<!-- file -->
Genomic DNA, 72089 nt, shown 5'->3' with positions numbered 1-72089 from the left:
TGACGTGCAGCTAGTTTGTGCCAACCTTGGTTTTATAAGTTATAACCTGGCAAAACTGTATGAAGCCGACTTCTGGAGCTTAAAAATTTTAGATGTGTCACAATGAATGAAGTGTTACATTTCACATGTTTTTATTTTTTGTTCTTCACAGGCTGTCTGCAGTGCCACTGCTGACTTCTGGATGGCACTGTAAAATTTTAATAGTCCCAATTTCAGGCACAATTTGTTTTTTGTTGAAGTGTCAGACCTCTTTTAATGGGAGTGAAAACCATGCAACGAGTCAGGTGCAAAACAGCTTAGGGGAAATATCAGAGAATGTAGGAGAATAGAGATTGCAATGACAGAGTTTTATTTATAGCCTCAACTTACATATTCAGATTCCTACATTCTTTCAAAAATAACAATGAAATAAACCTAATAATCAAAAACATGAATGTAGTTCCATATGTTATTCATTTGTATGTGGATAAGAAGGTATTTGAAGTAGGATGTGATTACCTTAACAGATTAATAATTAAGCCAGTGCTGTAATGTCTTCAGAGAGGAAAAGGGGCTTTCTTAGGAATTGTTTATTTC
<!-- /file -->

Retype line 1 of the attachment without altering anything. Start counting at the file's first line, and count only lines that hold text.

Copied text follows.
Genomic DNA, 72089 nt, shown 5'->3' with positions numbered 1-72089 from the left: